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Theatre in Review: A Regular Little Houdini (Flying Bridge Theatre Limited/59E59)

Daniel Llewelyn-Williams. Photo: Sheri Bankes.

A Regular Little Houdini is written and performed by Daniel Llewelyn-Williams, who turns out to be a regular little spellbinder. Actually, "little" doesn't do him justice: He is a king-size stage presence with leading-man looks and a knack for spinning a yarn that is equal parts bildungsroman, historical drama, and thriller. It's an exercise in the Ragtime school of fiction, fitting Alan, the magic-obsessed fictional hero (and his retinue of family and friends) into a scenario built around key events -- including a terrible disaster -- in the early twentieth-century history of the South Wales town of Newport. And, as a bonus, there are appearances by Harry Houdini.

Alan's childhood is marked by a belief in the fantastic even as Newport becomes a demonstration spot for the wonders of modern industry and engineering. He adores his grandfather, known as "Gami," who encourages the boy's fascination with magic, feeding his imagination with tall tales about doing battle with a cyclops who terrorized the Cornish coast. It's all the more disappointing for the boy that Gami, a chief constable, keeps him from seeing Houdini when the great magician makes a memorable appearance in Newport. (In 1905, Houdini, who is performing at Newport's Lyceum Theatre, breaks out of the local jail; adding to the impressiveness of his achievement is the fact that he is naked and has to slip out of one cell and into another to retrieve his clothes. As Alan tells it, in the ensuing publicity, Gami is very nearly sacked for allowing the stunt to take place.) Nevertheless, Alan continues to build his repertory of garden-variety tricks -- he is especially diligent when it comes to picking locks -- working in pubs and on the streets, while continuing to search for an "amazement" of the sort that Houdini made his specialty.

He seizes on the idea for an amazement following the erection of the Newport Transporter Bridge. Alan calls it the "flying bridge," as it consists of a gondola on a dolly that traverses the River Usk, carrying passengers across a span of several hundred feet. He decides to grab onto the dolly, and, hanging more than two hundred feet over the river, make the trip across and back. Suffice to say, it doesn't go as planned -- resulting in the play's most nail-biting sequence -- and only by recalling some of Houdini's escape techniques does he manage to elude death.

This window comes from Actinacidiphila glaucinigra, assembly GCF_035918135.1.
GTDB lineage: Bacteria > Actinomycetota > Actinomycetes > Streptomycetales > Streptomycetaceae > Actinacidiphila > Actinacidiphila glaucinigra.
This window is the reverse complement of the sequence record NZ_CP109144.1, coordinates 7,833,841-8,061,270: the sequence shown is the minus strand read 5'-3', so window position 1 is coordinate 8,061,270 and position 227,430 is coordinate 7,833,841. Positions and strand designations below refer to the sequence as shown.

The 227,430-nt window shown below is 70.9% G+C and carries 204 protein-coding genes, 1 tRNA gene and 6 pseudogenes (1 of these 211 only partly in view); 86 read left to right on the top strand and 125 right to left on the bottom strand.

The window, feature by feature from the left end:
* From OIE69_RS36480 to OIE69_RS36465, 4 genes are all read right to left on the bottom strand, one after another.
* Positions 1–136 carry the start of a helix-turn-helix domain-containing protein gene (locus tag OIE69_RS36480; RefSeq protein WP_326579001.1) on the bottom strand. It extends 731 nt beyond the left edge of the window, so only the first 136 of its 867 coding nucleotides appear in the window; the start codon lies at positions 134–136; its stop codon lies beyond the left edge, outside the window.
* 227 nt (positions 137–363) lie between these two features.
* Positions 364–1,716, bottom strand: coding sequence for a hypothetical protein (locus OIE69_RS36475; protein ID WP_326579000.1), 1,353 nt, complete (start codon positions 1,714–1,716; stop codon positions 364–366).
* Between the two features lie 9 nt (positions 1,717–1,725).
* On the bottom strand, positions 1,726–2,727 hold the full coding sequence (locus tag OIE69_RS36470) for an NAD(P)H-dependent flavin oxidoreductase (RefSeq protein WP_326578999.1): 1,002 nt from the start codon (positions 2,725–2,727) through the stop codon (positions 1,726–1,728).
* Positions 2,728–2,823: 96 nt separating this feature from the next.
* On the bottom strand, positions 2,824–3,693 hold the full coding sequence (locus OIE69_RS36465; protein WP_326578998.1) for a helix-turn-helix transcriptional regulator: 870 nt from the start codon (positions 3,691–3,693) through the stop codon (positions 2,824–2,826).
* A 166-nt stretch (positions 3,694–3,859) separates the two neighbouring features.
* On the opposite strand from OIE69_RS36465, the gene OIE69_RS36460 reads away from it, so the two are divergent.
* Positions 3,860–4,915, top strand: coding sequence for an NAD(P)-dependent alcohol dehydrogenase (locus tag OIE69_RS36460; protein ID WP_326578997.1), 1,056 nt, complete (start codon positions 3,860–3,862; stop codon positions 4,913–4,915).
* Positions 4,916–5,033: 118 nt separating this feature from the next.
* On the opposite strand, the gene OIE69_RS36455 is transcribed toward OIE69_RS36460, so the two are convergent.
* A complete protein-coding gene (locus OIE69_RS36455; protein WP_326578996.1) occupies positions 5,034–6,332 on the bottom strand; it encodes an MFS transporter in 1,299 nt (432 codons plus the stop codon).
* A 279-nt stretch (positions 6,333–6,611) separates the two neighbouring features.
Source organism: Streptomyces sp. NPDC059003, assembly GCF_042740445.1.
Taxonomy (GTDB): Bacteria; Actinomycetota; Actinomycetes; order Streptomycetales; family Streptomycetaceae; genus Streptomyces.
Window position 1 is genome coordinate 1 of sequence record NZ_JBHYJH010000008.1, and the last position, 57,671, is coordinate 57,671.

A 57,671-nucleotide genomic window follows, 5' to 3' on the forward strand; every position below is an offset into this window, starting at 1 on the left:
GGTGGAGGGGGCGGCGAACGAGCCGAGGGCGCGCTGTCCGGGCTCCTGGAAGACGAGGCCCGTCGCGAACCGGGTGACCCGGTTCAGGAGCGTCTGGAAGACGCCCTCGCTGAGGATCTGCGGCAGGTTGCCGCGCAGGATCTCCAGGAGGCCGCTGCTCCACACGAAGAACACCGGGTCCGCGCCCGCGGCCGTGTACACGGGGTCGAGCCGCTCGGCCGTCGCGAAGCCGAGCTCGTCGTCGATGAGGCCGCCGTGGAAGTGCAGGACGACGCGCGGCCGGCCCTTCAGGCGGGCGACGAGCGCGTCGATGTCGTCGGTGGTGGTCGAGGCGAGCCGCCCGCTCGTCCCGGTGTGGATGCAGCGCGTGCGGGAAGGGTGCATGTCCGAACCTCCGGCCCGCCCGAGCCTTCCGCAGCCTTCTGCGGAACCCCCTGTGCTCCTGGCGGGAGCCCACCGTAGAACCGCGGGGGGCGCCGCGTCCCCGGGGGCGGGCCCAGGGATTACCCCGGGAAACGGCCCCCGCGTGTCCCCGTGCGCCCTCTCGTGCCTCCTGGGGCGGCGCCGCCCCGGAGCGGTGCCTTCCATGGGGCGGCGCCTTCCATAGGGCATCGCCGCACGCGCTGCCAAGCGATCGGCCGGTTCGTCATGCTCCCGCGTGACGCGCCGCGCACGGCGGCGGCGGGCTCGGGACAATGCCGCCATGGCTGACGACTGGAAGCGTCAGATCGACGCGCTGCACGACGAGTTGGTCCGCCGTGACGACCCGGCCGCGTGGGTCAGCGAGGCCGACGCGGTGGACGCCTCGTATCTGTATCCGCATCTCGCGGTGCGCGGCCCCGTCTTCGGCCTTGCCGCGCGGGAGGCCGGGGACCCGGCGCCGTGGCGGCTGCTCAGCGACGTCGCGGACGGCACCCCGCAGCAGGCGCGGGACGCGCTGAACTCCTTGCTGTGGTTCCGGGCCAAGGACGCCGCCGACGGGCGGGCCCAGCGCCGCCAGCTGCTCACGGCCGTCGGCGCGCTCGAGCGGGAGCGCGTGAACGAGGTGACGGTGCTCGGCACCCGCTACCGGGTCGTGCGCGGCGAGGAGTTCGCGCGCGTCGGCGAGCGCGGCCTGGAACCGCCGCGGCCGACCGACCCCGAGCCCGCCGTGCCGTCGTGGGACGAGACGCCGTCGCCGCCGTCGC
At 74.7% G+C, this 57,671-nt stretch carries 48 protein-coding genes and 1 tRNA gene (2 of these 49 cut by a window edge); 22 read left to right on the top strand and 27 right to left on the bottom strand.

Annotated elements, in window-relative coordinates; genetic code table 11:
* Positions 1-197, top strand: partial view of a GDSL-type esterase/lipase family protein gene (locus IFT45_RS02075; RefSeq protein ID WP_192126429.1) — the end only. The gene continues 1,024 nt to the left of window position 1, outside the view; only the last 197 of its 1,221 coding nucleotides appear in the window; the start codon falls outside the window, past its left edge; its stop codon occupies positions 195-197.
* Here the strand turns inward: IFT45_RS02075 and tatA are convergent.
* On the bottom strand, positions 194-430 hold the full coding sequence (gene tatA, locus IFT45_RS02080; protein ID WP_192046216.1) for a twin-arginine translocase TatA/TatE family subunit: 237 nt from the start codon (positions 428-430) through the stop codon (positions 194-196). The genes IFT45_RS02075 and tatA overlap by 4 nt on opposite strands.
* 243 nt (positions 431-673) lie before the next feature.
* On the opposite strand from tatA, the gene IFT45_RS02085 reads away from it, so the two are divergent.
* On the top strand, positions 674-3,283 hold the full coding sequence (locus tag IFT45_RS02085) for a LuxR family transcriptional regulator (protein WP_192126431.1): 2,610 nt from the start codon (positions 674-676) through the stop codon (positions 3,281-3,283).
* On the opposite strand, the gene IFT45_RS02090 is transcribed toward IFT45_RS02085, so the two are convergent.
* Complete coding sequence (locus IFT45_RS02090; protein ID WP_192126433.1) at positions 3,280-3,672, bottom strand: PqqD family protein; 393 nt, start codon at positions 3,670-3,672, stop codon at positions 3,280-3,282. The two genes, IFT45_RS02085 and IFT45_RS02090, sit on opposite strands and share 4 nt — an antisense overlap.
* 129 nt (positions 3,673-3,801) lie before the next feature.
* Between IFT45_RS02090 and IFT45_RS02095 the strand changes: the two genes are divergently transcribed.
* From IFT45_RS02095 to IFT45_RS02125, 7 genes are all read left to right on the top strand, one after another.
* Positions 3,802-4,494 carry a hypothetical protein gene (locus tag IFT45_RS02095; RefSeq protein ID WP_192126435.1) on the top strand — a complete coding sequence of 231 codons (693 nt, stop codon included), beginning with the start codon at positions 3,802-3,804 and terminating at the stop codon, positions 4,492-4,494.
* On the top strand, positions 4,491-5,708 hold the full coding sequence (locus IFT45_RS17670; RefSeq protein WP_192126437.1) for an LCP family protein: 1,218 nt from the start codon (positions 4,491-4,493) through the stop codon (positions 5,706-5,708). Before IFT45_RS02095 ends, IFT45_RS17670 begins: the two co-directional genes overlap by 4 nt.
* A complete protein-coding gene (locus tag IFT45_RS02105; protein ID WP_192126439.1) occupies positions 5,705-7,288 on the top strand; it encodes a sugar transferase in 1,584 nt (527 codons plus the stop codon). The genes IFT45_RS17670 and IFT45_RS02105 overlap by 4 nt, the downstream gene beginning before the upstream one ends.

Llewelyn-Williams also uses another historical event, the Newport Docks Disaster -- in which the walls of a lock under construction collapse, burying dozens of workers -- to shattering effect on Alan's family, significantly altering the boy's prospects. He also brings back Houdini, who, eight years after his prison escape, pulls off another headline-grabbing feat; once again, he inflames the constabulary with his disregard for the law, but this time Alan intervenes, putting his skills at picking locks to excellent use.

It may seem unlikely that a piece about the power of illusion, featuring several scenes of high action, would work so well in monologue form, but Llewelyn-Williams has a gift for the telling detail. Discussing the wave of immigrants who come to work in Newport, where jobs are plentiful, Alan tells how poor Irish laborers are used as "human ballast," crammed into ships' holds to keep them from floating too high in the water. Looking up at the steel railroad on which the bridge's gondola travels, he marvels, "You can see right through it, looks like it needs a good meal it does." One of the most gripping details of the docks disaster features a young boy who "goes down forty feet on a rope, through a hole the size of a rugby ball, to saw through a three-ton timber, which was trapping a man."

The actor is thoroughly at ease with his story, embodying, in addition to Alan at various stages of his life, his grandfather; his father, a loving parent who, nevertheless, has little use for the attractions of magic; his risk-averse friend, Morris; and Houdini himself, mother-ridden, addicted to danger, and enormously concerned about his destiny. Each of the three main set pieces -- Alan's wild ride on the gondola, the docks disaster, and Houdini's utterly audacious second appearance in Newport -- is a dazzler on its own terms, but the entire sweep of the story is engaging. It's especially impressive since Llewelyn-Williams is working on a bare set with minimal lighting cues and only one nifty costume transition to help him with the final twist, which reveals his fate as an adult. (The piece does have some lovely incidental music, composed by Meg Cox). Joshua Richards' direction ensures that the action moves at a nice clip.

A Regular Little Houdini isn't a Christmas-themed entertainment, but this modestly scaled solo show has great potential as a family holiday entertainment; kids will more than likely find themselves totally caught up in Alan's breathless adventures. For audiences of any age, it's a supremely entertaining tale that brings another time and place to vivid life. I hope that Llewelyn-Williams, having found his way to New York, makes repeat visits; I have a feeling we haven't seen everything he can do. -- David Barbour


(18 December 2017)

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